SAN DIEGO (AP) _ A California Highway Patrol officer accused of strangling a college student on a deserted highway off-ramp often ordered other young women motorists to take the same isolated exit, according to testimony at a preliminary hearing.

Officer Craig Peyer would submit the young women to lengthy personal inquiries, the witnesses testified in a hearing that began last week.

''I rolled the window down just a couple of inches because I felt a little leery,'' 26-year-old Dana Breslow testified.

''He kept asking me questions. I wanted to leave, but felt I should talk to him because he seemed lonely,'' she said. ''I was anxious because I thought the things he was asking weren't any of his business.''

Eighteen women testified at the hearing to determine if the 37-year-old father of three will stand trial in the slaying of 20-year-old Cara Evelyn Knott.

Prosecutors allege Peyer, on patrol in uniform and in his patrol car, strangled the San Diego State University student with a nylon rope and threw her body from a 65-foot-high bridge into a creek bed on Dec. 27.

Knott's family searched for her through the night when she did not return home as expected, and her sister and brother-in-law discovered her car near the exit to an unfinished dead-end street. Police found her body the next day.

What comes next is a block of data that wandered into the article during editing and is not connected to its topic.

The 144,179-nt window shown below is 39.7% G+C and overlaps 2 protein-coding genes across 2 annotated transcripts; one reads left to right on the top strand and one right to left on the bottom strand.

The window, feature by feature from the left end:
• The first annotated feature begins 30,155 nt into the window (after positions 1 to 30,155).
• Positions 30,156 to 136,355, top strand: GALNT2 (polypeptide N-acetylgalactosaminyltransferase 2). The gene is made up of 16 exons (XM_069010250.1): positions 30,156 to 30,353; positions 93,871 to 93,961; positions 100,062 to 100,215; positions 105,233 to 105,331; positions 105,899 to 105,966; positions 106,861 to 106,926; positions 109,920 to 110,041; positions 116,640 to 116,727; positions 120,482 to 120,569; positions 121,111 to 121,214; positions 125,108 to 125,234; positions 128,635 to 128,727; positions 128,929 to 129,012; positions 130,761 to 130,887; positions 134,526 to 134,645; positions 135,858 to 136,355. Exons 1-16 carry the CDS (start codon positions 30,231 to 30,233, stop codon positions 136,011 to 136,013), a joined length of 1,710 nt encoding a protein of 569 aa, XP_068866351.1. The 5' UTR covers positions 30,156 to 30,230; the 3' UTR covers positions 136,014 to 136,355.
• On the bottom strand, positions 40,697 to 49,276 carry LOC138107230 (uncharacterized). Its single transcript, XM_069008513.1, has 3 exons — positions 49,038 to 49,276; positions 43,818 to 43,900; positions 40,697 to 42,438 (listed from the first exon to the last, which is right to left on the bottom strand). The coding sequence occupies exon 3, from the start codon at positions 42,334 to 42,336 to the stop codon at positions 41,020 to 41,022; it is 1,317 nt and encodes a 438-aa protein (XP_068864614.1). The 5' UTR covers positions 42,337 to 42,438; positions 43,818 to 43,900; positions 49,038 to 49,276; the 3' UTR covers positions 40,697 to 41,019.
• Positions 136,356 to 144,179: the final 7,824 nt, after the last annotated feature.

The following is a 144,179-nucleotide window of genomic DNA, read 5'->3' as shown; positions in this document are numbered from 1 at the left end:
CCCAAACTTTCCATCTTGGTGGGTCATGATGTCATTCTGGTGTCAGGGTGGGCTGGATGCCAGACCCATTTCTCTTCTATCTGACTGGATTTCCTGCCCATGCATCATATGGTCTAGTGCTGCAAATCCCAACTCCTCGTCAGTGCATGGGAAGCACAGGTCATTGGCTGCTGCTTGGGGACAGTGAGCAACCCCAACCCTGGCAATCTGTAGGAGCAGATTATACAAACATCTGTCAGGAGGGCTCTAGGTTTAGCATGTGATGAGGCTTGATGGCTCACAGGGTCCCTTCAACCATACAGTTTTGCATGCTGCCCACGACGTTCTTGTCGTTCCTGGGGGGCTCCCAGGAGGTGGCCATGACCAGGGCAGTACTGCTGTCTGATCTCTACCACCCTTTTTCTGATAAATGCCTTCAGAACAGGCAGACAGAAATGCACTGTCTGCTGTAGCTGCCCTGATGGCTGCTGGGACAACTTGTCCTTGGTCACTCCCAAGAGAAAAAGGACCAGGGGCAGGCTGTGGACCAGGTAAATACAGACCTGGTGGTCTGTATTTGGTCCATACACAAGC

Peyer, who had a spotless service record, appeared on local television news the next day to give safety tips to women traveling alone at night.

Scratches seen on his face during the telecast, combined with evidence on the body and at the scene and numerous reports of unusual behavior by Peyer at the exit ramp, led investigators to arrest their fellow officer Jan. 15.

CHP officer Linda Alley testified that Peyer once took her to the exit to familiarize her with her new beat and, in what she took as a joke, told her: ''If you ever wanted to dump a body, this would be the place to do it.''

Several witnesses, including some fellow CHP officers, said they saw bloody scratches on Peyer's face the night Miss Knott was killed. Knott's relatives testified she had taken a self-defense course that taught eye-gouging.

In addition, blood on one of Miss Knott's boots matched Peyer's blood type, and a gold thread on her clothing matched threads taken from the shoulder patch on Peyer's patrol jacket, experts testified.

Scrapings from the underside of Miss Knott's fingernails revealed traces of skin and blood, but in amounts too scant to test, investigators said.

Other evidence included a traffic citation Peyer wrote about 10:20 p.m. Dec. 27. According to testimony, Peyer changed the time to 9:20 p.m., providing himself an alibi for the time when prosecutors believe Miss Knott was killed.

Another witness who claimed to have been stranded in a disabled limousine part of the way down the off-ramp reported seeing a police car speed from the area at about the time Miss Knott is believed to have been killed.

Peyer is the second highway patrol officer to be charged with committing murder while on duty. George Gwaltney was convicted of raping and shooting a woman pulled over in a traffic stop in 1982.

After Peyer was charged, his family, friends and neighbors rallied around him, pledging cash and property to raise his $1 million bond.